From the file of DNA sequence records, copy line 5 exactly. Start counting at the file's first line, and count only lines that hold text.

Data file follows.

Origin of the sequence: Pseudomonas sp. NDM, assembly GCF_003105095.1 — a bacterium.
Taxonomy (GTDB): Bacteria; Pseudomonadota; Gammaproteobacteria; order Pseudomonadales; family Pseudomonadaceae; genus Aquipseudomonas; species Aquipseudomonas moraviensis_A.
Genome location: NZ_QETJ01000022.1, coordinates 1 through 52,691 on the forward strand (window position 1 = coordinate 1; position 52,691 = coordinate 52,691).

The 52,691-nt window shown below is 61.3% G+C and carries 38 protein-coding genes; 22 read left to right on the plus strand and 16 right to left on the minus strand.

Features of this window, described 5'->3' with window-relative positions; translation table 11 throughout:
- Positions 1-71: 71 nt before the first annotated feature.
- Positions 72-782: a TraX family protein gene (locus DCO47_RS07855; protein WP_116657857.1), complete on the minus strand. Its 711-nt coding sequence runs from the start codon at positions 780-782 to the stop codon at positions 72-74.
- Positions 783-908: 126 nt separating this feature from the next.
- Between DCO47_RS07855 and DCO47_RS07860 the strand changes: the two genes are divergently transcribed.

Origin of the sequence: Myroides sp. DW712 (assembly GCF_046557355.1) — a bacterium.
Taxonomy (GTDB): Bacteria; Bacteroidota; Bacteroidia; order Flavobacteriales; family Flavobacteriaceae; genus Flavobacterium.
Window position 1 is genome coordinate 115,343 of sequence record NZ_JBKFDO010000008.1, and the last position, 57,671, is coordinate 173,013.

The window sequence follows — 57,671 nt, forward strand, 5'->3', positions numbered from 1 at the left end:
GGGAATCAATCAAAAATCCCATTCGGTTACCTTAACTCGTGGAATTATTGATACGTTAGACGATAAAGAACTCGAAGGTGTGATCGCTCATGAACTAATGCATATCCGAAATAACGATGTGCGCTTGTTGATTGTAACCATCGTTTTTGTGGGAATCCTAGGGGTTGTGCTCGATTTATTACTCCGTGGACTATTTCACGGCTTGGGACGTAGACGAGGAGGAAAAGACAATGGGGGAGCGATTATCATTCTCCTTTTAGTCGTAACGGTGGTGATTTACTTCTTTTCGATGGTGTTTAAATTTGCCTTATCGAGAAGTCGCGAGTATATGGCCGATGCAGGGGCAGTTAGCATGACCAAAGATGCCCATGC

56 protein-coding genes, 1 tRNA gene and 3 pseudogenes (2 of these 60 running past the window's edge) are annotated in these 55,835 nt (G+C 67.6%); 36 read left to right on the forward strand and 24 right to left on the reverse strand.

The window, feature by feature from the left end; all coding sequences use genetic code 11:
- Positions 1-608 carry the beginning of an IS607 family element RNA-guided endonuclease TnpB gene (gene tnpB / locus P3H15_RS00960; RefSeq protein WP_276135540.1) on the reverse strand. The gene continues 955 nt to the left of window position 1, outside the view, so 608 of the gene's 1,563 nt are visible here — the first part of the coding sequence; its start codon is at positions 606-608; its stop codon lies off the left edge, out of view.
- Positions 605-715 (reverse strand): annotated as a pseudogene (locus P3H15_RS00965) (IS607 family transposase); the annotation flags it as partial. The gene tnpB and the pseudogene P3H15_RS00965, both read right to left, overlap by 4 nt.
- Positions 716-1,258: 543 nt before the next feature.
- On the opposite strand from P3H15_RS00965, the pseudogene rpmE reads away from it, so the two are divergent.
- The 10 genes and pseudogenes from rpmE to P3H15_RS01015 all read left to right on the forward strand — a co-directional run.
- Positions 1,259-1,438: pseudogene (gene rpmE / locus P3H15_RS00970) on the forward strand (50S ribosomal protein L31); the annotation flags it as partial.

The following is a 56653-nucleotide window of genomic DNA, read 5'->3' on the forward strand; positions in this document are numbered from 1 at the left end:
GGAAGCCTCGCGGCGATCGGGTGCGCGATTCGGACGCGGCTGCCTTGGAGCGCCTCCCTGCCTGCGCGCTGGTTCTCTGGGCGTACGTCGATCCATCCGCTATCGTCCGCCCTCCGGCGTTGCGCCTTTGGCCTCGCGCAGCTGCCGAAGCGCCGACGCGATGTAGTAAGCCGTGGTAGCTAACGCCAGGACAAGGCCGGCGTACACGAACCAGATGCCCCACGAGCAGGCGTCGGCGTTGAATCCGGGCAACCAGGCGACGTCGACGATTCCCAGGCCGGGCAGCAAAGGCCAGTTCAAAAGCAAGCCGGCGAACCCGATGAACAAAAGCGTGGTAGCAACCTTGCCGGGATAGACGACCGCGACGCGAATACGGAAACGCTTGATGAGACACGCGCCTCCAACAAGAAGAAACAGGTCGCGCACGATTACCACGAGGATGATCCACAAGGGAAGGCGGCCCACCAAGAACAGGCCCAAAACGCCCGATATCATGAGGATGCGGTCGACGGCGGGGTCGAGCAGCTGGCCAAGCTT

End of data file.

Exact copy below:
Features of this window, described 5'->3' with window-relative positions; translation table 11 throughout: